Federal Foreign Buyers Ban is in Effect
CATEGORY: Advocacy Practice Tips
TAGS: Foreign Buyer Ban Foreign Buyers Purchase of Residential Property by Non-Canadians Act
For a period of two years starting January 1, 2023, non-Canadians are banned from purchasing homes in Canada under the definition of “residential property” indicated in the legislation and associated regulations that the federal government published on December 21, 2022.
Although further technical interpretations of the regulations are still pending, here is the current understanding of the regulations.
How does the Foreign Buyers Ban Impact REALTORS®?
REALTORS®, along with lawyers and notaries, have an obligation to inform their clients. The legislation does not rely on REALTORS® to enforce the prohibition. However, REALTORS® who knowingly assist a non-Canadian in contravening the prohibition can be found guilty of an offence and liable on summary conviction to a fine of up to $10,000.
Importantly, REALTORS® do not have any information collection, processing or reporting requirements. REALTORS® should still engage in due diligence as a measure of risk mitigation. To support REALTORS® with their due diligence, the Canadian Real Estate Association (CREA) has developed a certificate: Certification and Consent of Purchaser.
The certificate should be completed before assisting or advising a potential purchaser and it should be used in combination with other due diligence practices. Such practices may include reviewing and keeping a record of the purchaser’s valid and current identification (such as a passport) to determine the purchaser’s citizenship, residency or exempt status.
The key difference between the completion of this certificate and the Know Your Client FINTRAC Regime’s requirement to ID your client at the time of transaction is that with the Foreign Buyers Ban, REALTORS® should ID clients before assisting or advising them on the purchase of a property.
Exceptions exist for international students, temporary residents, specifically exempted foreign nationals and refugee claimants, subject to varying conditions, such as tax filing and residency obligations.
Properties located outside of a Census Metropolitan Area (CMA) or a Census Agglomeration (CA) are excluded from this prohibition.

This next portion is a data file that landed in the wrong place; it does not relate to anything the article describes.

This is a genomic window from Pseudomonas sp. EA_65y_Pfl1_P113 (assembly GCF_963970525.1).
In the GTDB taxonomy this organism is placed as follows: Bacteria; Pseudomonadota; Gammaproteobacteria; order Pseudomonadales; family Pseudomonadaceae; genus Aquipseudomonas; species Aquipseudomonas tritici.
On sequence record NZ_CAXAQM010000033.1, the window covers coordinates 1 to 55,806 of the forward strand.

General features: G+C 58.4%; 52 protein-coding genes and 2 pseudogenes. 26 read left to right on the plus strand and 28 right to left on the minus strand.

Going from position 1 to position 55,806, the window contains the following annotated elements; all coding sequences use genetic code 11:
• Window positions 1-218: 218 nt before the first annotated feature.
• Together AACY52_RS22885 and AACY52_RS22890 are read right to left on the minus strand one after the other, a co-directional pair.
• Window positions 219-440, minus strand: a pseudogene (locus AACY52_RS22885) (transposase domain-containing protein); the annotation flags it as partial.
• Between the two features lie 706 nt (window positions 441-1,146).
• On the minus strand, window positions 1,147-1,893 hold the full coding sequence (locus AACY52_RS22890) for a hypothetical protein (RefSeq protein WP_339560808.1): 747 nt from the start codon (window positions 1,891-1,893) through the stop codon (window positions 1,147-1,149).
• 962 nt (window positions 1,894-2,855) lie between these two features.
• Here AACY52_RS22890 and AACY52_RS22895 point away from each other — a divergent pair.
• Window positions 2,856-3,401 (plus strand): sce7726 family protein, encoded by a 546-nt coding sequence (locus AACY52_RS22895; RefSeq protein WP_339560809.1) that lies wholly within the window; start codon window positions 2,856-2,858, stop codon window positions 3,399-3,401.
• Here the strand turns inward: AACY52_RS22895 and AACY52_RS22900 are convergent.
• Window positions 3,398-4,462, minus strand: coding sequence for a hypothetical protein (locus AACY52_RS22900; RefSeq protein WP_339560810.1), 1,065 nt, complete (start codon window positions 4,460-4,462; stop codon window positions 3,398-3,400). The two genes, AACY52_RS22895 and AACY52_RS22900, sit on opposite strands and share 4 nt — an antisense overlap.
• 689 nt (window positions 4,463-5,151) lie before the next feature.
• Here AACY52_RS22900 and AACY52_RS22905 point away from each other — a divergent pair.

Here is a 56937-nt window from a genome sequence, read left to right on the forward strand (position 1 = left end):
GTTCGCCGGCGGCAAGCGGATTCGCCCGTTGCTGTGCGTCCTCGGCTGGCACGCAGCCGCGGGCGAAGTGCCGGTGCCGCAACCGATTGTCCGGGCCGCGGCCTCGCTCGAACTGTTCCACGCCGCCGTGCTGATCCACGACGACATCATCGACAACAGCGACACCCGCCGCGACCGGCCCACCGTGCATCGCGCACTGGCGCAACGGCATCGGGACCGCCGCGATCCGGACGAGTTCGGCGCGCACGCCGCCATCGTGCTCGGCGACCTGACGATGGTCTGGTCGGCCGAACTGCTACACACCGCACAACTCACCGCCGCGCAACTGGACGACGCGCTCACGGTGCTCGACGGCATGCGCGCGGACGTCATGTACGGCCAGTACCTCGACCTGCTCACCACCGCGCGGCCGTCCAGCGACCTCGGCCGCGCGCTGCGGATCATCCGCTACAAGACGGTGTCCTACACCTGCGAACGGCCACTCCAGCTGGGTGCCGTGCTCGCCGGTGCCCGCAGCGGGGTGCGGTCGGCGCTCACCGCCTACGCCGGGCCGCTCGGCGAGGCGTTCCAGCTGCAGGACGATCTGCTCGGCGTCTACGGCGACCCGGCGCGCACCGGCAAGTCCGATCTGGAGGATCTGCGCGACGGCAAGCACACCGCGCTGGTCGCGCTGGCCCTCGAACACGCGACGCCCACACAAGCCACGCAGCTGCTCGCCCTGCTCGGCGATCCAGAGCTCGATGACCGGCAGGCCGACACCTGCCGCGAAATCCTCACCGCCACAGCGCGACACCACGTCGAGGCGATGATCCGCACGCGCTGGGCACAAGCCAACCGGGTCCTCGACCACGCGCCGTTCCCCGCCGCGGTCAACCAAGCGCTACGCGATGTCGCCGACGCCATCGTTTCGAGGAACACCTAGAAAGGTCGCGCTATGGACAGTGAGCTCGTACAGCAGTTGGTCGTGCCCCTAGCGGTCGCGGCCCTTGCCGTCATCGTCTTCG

An order requiring the residential property be sold may be sought if certain conditions are met, namely the non-Canadian is the owner at the time the order is made, and notice requirements have been met.
Certain aspects of the Foreign Buyers Ban still lack clarity, including the exemptions. Under CREA's jurisdictional leadership, we are actively engaged in ongoing dialogue with federal policymakers, legal experts, Statistics Canada, the Canadian Mortgage and Housing Corporation and other stakeholders for clarification on the ambiguities.
For further details, please consult the regulations.
The ban applies to “residential property,” which includes detached houses or similar buildings of one to three dwelling units, as well as parts of buildings such as semi-detached houses, strata units or other similar premises. The definition further includes “land that does not contain any habitable dwelling, that is zoned for residential use or mixed use, and that is located within a census agglomeration or a census metropolitan area, is a prescribed real property or immovable.”
“Non-Canadian” as it relates to corporations and other entities, refers to:
- “an entity formed otherwise than under the laws of Canada or a province;" and
- an entity formed under Canada’s laws that has direct or indirect ownership by a non-Canadian of 3 per cent or more of the value of the entity’s equity or voting rights.
“Purchase” is defined as “the acquisition, with or without conditions, of a legal or equitable interest or a real right in a residential property,” with the exception of, among other things, acquisitions of interests resulting from transitional or life events such as death, divorce, separation, or a gift.
The Act restricts non-Canadians from avoiding the ban by using corporations or other entities to purchase residential property.
“Control” with respect to a corporation or entity, means:
- “direct or indirect ownership of shares or ownership interests of the corporation or entity representing 3 per cent or more of the value of the equity in it, or carrying 3 per cent or more of its voting rights;" or
- “control in fact of the corporation or entity, whether directly or indirectly, through ownership, agreement or otherwise.”
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